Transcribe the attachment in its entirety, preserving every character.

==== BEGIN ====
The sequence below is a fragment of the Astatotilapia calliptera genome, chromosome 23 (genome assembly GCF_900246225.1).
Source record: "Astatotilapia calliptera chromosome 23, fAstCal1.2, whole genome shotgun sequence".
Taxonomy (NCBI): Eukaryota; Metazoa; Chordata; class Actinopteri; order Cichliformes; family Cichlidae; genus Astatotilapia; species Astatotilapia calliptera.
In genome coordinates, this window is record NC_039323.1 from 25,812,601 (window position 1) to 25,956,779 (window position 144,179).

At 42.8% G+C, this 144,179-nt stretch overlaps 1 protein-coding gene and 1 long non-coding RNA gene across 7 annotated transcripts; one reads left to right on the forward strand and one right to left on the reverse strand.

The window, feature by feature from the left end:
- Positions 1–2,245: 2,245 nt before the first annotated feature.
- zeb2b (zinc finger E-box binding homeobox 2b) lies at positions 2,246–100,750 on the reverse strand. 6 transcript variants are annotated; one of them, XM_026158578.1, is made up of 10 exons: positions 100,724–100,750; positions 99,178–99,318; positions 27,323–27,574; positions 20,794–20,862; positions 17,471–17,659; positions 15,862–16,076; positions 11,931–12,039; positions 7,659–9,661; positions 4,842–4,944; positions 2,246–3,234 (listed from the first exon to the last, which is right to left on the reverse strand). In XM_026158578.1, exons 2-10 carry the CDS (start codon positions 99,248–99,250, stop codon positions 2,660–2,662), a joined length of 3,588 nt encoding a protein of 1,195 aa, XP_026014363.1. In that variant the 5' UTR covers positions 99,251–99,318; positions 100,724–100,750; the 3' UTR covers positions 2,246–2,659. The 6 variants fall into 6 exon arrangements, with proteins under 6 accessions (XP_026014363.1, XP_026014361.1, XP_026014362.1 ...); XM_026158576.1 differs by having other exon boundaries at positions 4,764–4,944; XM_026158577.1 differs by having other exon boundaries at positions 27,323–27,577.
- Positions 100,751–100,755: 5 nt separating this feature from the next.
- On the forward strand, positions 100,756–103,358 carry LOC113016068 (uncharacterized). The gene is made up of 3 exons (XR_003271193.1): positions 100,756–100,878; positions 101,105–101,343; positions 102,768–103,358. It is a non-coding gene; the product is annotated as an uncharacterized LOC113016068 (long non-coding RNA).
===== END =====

The sequence below is a fragment of the Astatotilapia calliptera genome, chromosome 23 (genome assembly GCF_900246225.1).
Source record: "Astatotilapia calliptera chromosome 23, fAstCal1.2, whole genome shotgun sequence".
Taxonomy (NCBI): Eukaryota; Metazoa; Chordata; class Actinopteri; order Cichliformes; family Cichlidae; genus Astatotilapia; species Astatotilapia calliptera.
In genome coordinates, this window is record NC_039323.1 from 25,812,601 (window position 1) to 25,956,779 (window position 144,179).

At 42.8% G+C, this 144,179-nt stretch overlaps 1 protein-coding gene and 1 long non-coding RNA gene across 7 annotated transcripts; one reads left to right on the forward strand and one right to left on the reverse strand.

The window, feature by feature from the left end:
- Positions 1–2,245: 2,245 nt before the first annotated feature.
- zeb2b (zinc finger E-box binding homeobox 2b) lies at positions 2,246–100,750 on the reverse strand. 6 transcript variants are annotated; one of them, XM_026158578.1, is made up of 10 exons: positions 100,724–100,750; positions 99,178–99,318; positions 27,323–27,574; positions 20,794–20,862; positions 17,471–17,659; positions 15,862–16,076; positions 11,931–12,039; positions 7,659–9,661; positions 4,842–4,944; positions 2,246–3,234 (listed from the first exon to the last, which is right to left on the reverse strand). In XM_026158578.1, exons 2-10 carry the CDS (start codon positions 99,248–99,250, stop codon positions 2,660–2,662), a joined length of 3,588 nt encoding a protein of 1,195 aa, XP_026014363.1. In that variant the 5' UTR covers positions 99,251–99,318; positions 100,724–100,750; the 3' UTR covers positions 2,246–2,659. The 6 variants fall into 6 exon arrangements, with proteins under 6 accessions (XP_026014363.1, XP_026014361.1, XP_026014362.1 ...); XM_026158576.1 differs by having other exon boundaries at positions 4,764–4,944; XM_026158577.1 differs by having other exon boundaries at positions 27,323–27,577.
- Positions 100,751–100,755: 5 nt separating this feature from the next.
- On the forward strand, positions 100,756–103,358 carry LOC113016068 (uncharacterized). The gene is made up of 3 exons (XR_003271193.1): positions 100,756–100,878; positions 101,105–101,343; positions 102,768–103,358. It is a non-coding gene; the product is annotated as an uncharacterized LOC113016068 (long non-coding RNA).